By exercising your right to ask pertinent questions early in your relationship to your physician, you can find out if he or she is prepared to communicate with you in the way that you expect. If not, you can decide if you should seek another physician with whom you can have a more comfortable relationship. The following questions can help you talk to your physician.
Questions About Your Specific Illness
- How will this illness and its treatments likely affect my family and me?
- What might the "story" of the rest of my life be like? What kinds of complications or special needs might arise? What is the likely time frame over which this illness will extend? How am I likely to die?
- What are the best outcomes that I can reasonably hope for?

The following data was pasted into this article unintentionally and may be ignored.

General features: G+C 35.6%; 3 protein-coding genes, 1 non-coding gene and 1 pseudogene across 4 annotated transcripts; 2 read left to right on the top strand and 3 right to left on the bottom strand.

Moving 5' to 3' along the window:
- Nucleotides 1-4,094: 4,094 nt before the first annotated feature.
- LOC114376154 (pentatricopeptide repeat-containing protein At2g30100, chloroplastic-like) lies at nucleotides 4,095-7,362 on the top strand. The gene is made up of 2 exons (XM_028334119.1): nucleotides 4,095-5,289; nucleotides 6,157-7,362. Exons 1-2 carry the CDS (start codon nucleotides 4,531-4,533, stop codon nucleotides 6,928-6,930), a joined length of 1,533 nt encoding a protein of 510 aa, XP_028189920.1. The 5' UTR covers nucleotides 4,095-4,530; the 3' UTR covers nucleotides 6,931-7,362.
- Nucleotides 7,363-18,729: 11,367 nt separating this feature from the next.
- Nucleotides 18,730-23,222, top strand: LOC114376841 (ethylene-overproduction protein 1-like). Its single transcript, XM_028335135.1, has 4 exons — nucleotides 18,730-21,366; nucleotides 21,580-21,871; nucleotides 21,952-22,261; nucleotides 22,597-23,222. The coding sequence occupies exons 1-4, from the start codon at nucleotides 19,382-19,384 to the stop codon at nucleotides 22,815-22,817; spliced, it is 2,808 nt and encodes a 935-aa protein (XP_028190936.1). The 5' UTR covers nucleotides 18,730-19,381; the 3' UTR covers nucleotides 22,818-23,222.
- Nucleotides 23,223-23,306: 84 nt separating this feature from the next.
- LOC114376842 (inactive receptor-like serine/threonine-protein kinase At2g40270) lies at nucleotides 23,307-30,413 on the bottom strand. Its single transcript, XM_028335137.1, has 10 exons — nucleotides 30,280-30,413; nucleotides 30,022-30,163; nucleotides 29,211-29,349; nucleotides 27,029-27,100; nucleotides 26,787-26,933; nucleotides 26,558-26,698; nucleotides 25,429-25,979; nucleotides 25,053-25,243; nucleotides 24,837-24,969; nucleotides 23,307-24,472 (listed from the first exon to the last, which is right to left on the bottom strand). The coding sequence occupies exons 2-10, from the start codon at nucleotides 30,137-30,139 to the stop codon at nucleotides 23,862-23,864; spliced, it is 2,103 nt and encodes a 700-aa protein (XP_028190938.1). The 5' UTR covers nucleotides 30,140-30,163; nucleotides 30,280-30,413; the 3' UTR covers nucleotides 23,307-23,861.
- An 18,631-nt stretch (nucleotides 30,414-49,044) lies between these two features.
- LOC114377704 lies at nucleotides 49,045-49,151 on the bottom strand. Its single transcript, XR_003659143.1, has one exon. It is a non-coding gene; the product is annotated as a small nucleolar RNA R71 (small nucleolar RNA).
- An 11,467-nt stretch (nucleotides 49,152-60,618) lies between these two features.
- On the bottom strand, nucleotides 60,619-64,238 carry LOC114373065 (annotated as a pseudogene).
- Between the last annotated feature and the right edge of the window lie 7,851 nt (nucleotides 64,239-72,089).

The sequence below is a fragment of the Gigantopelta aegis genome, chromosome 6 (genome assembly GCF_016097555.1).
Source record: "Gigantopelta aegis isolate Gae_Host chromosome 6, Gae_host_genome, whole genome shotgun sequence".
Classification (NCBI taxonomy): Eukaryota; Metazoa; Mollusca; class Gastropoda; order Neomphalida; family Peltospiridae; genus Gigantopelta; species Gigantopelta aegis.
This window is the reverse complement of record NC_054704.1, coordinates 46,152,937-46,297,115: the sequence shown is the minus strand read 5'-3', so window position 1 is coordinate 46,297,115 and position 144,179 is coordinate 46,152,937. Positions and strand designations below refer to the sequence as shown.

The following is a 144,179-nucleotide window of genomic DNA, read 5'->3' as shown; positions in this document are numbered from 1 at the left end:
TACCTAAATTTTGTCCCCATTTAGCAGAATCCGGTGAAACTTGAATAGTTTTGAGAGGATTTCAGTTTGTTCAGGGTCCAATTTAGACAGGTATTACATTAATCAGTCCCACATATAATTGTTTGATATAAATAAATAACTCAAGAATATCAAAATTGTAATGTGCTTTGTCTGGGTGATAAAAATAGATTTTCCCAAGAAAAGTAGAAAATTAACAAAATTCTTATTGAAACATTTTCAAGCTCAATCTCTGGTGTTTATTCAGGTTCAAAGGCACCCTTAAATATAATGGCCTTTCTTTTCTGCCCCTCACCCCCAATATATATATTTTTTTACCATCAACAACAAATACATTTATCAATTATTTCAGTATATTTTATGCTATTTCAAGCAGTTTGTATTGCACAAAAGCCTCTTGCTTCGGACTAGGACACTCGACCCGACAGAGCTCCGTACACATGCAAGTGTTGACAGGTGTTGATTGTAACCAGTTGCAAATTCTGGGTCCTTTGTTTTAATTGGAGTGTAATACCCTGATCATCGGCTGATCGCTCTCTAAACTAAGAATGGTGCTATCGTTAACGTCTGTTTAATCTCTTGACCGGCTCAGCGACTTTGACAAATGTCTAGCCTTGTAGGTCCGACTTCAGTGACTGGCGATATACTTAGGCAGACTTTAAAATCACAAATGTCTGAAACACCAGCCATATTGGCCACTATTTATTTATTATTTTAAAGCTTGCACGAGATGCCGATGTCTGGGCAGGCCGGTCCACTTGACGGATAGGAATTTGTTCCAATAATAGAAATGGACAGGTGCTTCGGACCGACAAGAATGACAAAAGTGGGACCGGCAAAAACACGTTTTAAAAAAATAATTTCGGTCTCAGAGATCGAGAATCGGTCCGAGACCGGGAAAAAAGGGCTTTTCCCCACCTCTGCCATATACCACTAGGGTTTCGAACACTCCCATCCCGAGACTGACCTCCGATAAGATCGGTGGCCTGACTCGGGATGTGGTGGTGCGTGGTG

- What are the worst outcomes that my family and I might have to face?
- What might be the more serious and disruptive problems that my medical and personal situation might cause and what can be done to plan ahead and manage them?
- [When something new arises] Does this change what I can expect?
- What symptoms am I likely to have as my disease progresses?
- What medications or other treatments should I have at home in case of sudden pain or other symptoms? How do I use them?
- What are the shortest and longest amounts of time that I can reasonably expect? [Instead of] How long do I have?
Source: If you or someone you love is very ill ask tough questions, Last Acts, a national coalition to improve care and caring near the end of life, and Handbook for Mortals: Guidance for People Facing Serious Illness by Joanne Lynn, MD and Joan Harrold, MD. Oxford University Press, 1999.